Hardships Have Their Reward

Celestia Curtis (1832-1891)

Celestia Curtis was born 21 April 1832 at Rutland, Tiago County, Pennsylvania, a daughter of Enos and Ruth Franklin Curtis.  This was two years after the Church was organized. Her father was away on a mission at the time of her birth. Her father was a Patriarch in the Church. He had preached the first sermon Brigham Young had ever heard, and helped in baptizing him. She was the youngest of 14 children.

The family was driven from place to place during the mobbing of the Saints. Celestia’s mother became very ill. The mob would come and order them out of their house. They would carry the mother outside on a sheet, when the mob would leave, they would carry her back in the house. This happened several times, then the mob came and set fire to their place and burned all they possessed, This time her mother had to lay out in the rain on a bed of peppermint leaves until the dark of night, when the men would be able to come and get her because they could not come and get her during the day for fear of the mob.

Ruth Franklin Curtis died the 6 May 1845 at Council Bluffs, Pottawattamie Co., Iowa, from worry, excitement and exposure. Celestia was only 13 years of age at that time. She came to Utah with her father and others in the “Bill Miller’s”Company. (This Captain Bill Miller was not the one that dressed in disguise of Pres. Brigham Young.)

When they were crossing the Missouri River on a Ferry boat with all of their belongings a wind storm came up. It was taking them down in a whirlpool where all would have been lost; The people were screaming for they thought there was no help for them. Celestia’s father (Enos Curtis) raised his hand and commanded the wind to cease and for the boat to stand still in the name of the Lord. The wind did cease and the boat stood still until the men on the bank could get ropes to them to pull them to safety. Then the wind blew all night. They could hardly keep the wagons from blowing over. This happened on Celestia’s 18th birthday.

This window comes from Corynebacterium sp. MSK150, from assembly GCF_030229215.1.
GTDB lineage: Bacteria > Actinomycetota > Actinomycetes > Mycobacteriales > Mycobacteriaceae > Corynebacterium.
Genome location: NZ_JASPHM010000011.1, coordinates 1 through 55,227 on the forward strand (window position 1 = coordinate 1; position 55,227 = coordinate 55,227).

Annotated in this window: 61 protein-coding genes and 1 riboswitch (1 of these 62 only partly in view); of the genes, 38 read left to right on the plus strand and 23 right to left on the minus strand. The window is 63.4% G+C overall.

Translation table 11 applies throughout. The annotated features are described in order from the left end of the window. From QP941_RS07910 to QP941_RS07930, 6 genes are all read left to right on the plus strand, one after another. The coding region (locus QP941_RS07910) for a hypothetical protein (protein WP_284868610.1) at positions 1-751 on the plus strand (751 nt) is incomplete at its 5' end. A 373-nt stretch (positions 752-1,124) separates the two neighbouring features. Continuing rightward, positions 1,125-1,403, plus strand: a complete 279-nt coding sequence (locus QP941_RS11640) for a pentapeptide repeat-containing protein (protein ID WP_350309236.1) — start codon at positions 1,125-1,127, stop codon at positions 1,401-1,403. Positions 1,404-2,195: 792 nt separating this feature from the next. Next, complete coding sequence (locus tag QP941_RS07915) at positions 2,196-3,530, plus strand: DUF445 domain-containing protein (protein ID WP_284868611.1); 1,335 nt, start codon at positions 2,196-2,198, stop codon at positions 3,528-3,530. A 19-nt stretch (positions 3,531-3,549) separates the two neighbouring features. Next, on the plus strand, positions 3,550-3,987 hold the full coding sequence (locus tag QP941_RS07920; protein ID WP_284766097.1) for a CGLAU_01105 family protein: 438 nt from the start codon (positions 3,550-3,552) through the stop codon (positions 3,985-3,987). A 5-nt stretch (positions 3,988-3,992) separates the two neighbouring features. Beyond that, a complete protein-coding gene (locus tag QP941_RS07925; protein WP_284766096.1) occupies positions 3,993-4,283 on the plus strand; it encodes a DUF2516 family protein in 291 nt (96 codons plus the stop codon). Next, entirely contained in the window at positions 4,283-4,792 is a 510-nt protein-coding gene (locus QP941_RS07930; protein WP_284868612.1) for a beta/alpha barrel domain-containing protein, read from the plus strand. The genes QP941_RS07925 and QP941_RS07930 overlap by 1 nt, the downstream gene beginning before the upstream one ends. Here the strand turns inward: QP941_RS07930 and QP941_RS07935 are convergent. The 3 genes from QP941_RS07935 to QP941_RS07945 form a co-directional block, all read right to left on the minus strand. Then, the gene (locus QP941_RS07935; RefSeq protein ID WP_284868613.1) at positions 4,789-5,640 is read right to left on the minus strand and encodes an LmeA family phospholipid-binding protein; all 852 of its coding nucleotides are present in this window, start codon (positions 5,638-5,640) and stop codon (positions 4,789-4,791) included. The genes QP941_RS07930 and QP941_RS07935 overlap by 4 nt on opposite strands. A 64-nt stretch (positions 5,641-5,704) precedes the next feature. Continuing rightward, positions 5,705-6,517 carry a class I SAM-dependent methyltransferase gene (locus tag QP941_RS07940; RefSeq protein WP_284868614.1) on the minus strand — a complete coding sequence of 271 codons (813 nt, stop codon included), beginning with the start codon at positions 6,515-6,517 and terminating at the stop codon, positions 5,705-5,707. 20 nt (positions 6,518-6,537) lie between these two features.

They reached Salt Lake City on the 17 Nov. 1856. They came with three oxen and one cow. They had bought a wagon from Jabez Durfee, he had made it all out of wood.

Celestia had nursed and taken care of Jabez’s mother, Magdelena, called Laney Pickle Durfee, when she was very ill. She asked Celestia if she would marry her son Jabez. His father, Edmond Durfee, had been killed by the mob.

She said she hated to die and leave Jabez alone. Celestia said, “I don’t even know whether he wants me for a wife or not.” At last she said if Celestia would promise to marry Jabez she could die easy. Celestia promised her she would marry Jabez. Laney Pickle died 17 May 1850 at Council Bluffs, Pottawatomie County, Iowa.

Celestia married Jabez Durfee 25 Dec. 1850 by a bishop and was later sealed in the Endowment House 21 Mar. 1857. They lived in Big Cottonwood, then later moved to Springville, where their first child, Maria, was born. Then Pres. Brigham Young called them to go to Cedar City, Iron County, Utah to help build it up. They lived there about 9 years where their sons Erastus and Elial and a daughter Deseret were born. Elial died when he was about 18 months old. He was buried there in Cedar City.